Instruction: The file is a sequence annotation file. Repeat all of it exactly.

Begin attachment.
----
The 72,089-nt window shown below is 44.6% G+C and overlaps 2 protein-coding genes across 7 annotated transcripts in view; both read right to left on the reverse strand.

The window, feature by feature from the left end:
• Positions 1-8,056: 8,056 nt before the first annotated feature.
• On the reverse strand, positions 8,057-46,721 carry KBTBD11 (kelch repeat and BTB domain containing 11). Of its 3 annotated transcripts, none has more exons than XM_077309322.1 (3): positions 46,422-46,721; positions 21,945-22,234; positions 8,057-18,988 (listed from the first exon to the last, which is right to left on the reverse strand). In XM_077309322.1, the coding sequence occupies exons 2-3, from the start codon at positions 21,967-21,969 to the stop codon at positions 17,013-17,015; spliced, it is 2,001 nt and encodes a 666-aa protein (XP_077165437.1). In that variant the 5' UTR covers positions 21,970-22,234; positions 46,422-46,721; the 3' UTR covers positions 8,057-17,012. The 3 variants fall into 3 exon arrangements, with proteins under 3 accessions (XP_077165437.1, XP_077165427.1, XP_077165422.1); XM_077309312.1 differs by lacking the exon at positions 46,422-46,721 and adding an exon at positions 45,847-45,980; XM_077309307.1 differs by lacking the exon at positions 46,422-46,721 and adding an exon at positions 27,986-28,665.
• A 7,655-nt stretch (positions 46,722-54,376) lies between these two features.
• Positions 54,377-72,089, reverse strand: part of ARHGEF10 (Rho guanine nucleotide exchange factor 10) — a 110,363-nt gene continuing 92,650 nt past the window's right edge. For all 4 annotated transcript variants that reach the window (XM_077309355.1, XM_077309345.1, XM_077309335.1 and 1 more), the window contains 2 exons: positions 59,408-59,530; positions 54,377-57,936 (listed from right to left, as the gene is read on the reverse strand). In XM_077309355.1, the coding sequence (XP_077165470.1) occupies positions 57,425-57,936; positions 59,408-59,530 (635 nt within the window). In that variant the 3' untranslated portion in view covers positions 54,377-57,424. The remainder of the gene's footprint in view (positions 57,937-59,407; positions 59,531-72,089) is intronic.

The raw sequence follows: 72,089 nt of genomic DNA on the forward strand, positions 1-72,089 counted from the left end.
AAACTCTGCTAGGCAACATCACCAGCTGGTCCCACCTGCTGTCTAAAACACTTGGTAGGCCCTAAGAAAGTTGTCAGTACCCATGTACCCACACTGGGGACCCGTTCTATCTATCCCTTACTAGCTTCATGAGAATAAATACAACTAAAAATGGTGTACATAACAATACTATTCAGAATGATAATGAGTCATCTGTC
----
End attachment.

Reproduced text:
The 72,089-nt window shown below is 44.6% G+C and overlaps 2 protein-coding genes across 7 annotated transcripts in view; both read right to left on the reverse strand.

The window, feature by feature from the left end:
• Positions 1-8,056: 8,056 nt before the first annotated feature.
• On the reverse strand, positions 8,057-46,721 carry KBTBD11 (kelch repeat and BTB domain containing 11). Of its 3 annotated transcripts, none has more exons than XM_077309322.1 (3): positions 46,422-46,721; positions 21,945-22,234; positions 8,057-18,988 (listed from the first exon to the last, which is right to left on the reverse strand). In XM_077309322.1, the coding sequence occupies exons 2-3, from the start codon at positions 21,967-21,969 to the stop codon at positions 17,013-17,015; spliced, it is 2,001 nt and encodes a 666-aa protein (XP_077165437.1). In that variant the 5' UTR covers positions 21,970-22,234; positions 46,422-46,721; the 3' UTR covers positions 8,057-17,012. The 3 variants fall into 3 exon arrangements, with proteins under 3 accessions (XP_077165437.1, XP_077165427.1, XP_077165422.1); XM_077309312.1 differs by lacking the exon at positions 46,422-46,721 and adding an exon at positions 45,847-45,980; XM_077309307.1 differs by lacking the exon at positions 46,422-46,721 and adding an exon at positions 27,986-28,665.
• A 7,655-nt stretch (positions 46,722-54,376) lies between these two features.
• Positions 54,377-72,089, reverse strand: part of ARHGEF10 (Rho guanine nucleotide exchange factor 10) — a 110,363-nt gene continuing 92,650 nt past the window's right edge. For all 4 annotated transcript variants that reach the window (XM_077309355.1, XM_077309345.1, XM_077309335.1 and 1 more), the window contains 2 exons: positions 59,408-59,530; positions 54,377-57,936 (listed from right to left, as the gene is read on the reverse strand). In XM_077309355.1, the coding sequence (XP_077165470.1) occupies positions 57,425-57,936; positions 59,408-59,530 (635 nt within the window). In that variant the 3' untranslated portion in view covers positions 54,377-57,424. The remainder of the gene's footprint in view (positions 57,937-59,407; positions 59,531-72,089) is intronic.

The raw sequence follows: 72,089 nt of genomic DNA on the forward strand, positions 1-72,089 counted from the left end.
AAACTCTGCTAGGCAACATCACCAGCTGGTCCCACCTGCTGTCTAAAACACTTGGTAGGCCCTAAGAAAGTTGTCAGTACCCATGTACCCACACTGGGGACCCGTTCTATCTATCCCTTACTAGCTTCATGAGAATAAATACAACTAAAAATGGTGTACATAACAATACTATTCAGAATGATAATGAGTCATCTGTC